DEFINITION of Black Box Accounting

Black box accounting describes the use of complex bookkeeping methodologies with the intent to make interpreting financial statements time-consuming or difficult. Black box accounting is more likely to be used by companies seeking to hide information that they do not want investors to readily see, such as large amounts of debt, as the information would negatively affect the company's shares or ability to gain access to funding.

BREAKING DOWN Black Box Accounting

Black box accounting is not illegal, as long as it adheres to GAAP or IAS guidelines, depending on the location. However, it is generally considered unethical, as it is designed to obscure a simple and accurate picture of a company's financial health. The use of complex formulas also creates skepticism about the accuracy of the numbers displayed in financial statements.

The expression "black-box," stems from its use in science, computing or engineering disciplines — where a series inputs and outputs come and in out of a box (process), but there's no knowledge of internal workings. More specifically, this is called a "black box approach." In short, the whole process is black, or opaque, hence, black box.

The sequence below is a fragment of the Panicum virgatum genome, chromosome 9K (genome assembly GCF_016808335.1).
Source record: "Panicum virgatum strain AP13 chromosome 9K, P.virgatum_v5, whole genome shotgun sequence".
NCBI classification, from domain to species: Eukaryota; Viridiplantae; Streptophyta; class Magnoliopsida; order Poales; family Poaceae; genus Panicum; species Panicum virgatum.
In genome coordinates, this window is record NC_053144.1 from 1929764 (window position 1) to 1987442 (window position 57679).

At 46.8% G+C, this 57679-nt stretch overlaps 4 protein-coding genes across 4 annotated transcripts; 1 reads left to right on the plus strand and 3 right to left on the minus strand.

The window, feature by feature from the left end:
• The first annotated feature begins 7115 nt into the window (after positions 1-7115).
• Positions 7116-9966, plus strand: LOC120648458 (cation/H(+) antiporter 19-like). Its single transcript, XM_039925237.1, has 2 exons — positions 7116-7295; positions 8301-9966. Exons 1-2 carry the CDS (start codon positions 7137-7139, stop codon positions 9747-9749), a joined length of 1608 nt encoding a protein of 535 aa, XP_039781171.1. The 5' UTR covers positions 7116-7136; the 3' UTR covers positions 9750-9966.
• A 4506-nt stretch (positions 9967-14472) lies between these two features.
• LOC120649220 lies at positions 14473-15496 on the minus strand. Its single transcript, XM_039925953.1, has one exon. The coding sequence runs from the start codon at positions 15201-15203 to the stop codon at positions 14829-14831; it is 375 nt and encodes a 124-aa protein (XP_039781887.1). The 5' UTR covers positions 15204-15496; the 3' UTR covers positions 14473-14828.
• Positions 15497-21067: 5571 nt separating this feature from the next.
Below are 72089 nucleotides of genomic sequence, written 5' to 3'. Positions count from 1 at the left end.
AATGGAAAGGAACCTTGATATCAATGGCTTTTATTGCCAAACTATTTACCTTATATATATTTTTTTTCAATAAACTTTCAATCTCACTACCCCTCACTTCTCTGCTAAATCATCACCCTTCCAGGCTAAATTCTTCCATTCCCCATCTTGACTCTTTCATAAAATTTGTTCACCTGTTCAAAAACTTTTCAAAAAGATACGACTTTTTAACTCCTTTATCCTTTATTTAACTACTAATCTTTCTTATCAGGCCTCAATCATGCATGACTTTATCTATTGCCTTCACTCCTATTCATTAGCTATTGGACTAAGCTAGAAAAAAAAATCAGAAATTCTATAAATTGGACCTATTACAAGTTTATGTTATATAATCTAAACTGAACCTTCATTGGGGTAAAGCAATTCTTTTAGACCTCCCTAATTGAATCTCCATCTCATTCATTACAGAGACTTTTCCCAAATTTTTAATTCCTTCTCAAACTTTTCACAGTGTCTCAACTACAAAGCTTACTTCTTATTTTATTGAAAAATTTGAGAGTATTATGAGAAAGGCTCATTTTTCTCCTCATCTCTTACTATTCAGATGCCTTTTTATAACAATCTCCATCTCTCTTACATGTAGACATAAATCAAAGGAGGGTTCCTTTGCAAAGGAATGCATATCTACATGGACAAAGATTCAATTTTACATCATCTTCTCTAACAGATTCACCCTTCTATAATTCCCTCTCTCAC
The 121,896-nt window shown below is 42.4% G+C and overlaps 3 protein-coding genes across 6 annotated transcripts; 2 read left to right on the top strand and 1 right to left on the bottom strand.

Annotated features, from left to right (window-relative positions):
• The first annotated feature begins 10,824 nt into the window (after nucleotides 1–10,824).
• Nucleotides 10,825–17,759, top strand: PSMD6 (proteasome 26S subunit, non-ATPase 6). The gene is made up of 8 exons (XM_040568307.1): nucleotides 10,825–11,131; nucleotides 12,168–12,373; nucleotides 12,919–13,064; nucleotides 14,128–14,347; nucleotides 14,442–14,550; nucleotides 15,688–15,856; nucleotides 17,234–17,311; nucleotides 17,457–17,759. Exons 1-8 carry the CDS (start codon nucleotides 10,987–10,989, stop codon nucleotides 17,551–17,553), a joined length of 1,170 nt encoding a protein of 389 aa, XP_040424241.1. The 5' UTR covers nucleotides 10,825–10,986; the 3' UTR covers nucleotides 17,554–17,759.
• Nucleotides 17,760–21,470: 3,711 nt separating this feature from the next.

Applied to accounting and financial management, the same methodologies and processes which ordinarily would produce coveted transparent financial statements and results are abandoned with the intent to obscure an interested party.

Black Box Accounting Today

Today, investors and regulators wouldn't stand long for black box accounting trickery. Given the advances in information systems, including electronic financial statements, getting away with weak accounting systems is no longer an excuse. The introduction of the Sarbanes–Oxley Act of 2002 further struck a blow to black box methods. SOX, among many other things, added criminal penalties for certain corporate misconducts. It's likely few accounting executives would willingly employ a black box approach knowing a criminal case could arise.